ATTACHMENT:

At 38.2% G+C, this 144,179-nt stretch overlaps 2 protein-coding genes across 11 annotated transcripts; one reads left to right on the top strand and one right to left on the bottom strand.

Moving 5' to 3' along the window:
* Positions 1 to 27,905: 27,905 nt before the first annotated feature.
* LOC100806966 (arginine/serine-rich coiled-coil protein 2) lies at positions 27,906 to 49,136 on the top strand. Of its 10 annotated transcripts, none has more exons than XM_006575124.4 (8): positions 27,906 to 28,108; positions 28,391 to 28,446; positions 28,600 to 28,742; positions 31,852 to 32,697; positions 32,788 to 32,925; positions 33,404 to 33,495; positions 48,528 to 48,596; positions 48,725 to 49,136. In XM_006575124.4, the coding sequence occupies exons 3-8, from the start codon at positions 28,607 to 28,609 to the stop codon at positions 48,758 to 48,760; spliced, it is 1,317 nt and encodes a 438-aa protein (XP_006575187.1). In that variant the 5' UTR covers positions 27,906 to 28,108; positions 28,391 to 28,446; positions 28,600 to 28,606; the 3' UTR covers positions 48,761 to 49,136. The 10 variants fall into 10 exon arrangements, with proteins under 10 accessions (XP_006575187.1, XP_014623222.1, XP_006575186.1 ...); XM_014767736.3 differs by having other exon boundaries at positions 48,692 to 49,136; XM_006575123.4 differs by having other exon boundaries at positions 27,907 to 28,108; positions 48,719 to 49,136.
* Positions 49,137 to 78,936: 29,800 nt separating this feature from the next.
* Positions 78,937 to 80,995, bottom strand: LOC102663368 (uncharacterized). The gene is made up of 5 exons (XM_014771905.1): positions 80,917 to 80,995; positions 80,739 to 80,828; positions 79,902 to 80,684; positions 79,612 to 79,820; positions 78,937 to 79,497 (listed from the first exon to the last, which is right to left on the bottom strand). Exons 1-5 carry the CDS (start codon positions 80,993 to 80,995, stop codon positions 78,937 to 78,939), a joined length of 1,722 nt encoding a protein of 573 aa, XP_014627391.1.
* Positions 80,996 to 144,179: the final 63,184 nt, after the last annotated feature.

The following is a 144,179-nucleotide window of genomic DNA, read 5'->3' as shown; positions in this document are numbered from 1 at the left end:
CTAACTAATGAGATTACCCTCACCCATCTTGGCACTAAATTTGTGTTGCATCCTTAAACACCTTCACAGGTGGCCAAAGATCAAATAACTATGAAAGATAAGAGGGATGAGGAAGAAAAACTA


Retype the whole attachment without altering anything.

At 38.2% G+C, this 144,179-nt stretch overlaps 2 protein-coding genes across 11 annotated transcripts; one reads left to right on the top strand and one right to left on the bottom strand.

Moving 5' to 3' along the window:
* Positions 1 to 27,905: 27,905 nt before the first annotated feature.
* LOC100806966 (arginine/serine-rich coiled-coil protein 2) lies at positions 27,906 to 49,136 on the top strand. Of its 10 annotated transcripts, none has more exons than XM_006575124.4 (8): positions 27,906 to 28,108; positions 28,391 to 28,446; positions 28,600 to 28,742; positions 31,852 to 32,697; positions 32,788 to 32,925; positions 33,404 to 33,495; positions 48,528 to 48,596; positions 48,725 to 49,136. In XM_006575124.4, the coding sequence occupies exons 3-8, from the start codon at positions 28,607 to 28,609 to the stop codon at positions 48,758 to 48,760; spliced, it is 1,317 nt and encodes a 438-aa protein (XP_006575187.1). In that variant the 5' UTR covers positions 27,906 to 28,108; positions 28,391 to 28,446; positions 28,600 to 28,606; the 3' UTR covers positions 48,761 to 49,136. The 10 variants fall into 10 exon arrangements, with proteins under 10 accessions (XP_006575187.1, XP_014623222.1, XP_006575186.1 ...); XM_014767736.3 differs by having other exon boundaries at positions 48,692 to 49,136; XM_006575123.4 differs by having other exon boundaries at positions 27,907 to 28,108; positions 48,719 to 49,136.
* Positions 49,137 to 78,936: 29,800 nt separating this feature from the next.
* Positions 78,937 to 80,995, bottom strand: LOC102663368 (uncharacterized). The gene is made up of 5 exons (XM_014771905.1): positions 80,917 to 80,995; positions 80,739 to 80,828; positions 79,902 to 80,684; positions 79,612 to 79,820; positions 78,937 to 79,497 (listed from the first exon to the last, which is right to left on the bottom strand). Exons 1-5 carry the CDS (start codon positions 80,993 to 80,995, stop codon positions 78,937 to 78,939), a joined length of 1,722 nt encoding a protein of 573 aa, XP_014627391.1.
* Positions 80,996 to 144,179: the final 63,184 nt, after the last annotated feature.

The following is a 144,179-nucleotide window of genomic DNA, read 5'->3' as shown; positions in this document are numbered from 1 at the left end:
CTAACTAATGAGATTACCCTCACCCATCTTGGCACTAAATTTGTGTTGCATCCTTAAACACCTTCACAGGTGGCCAAAGATCAAATAACTATGAAAGATAAGAGGGATGAGGAAGAAAAACTA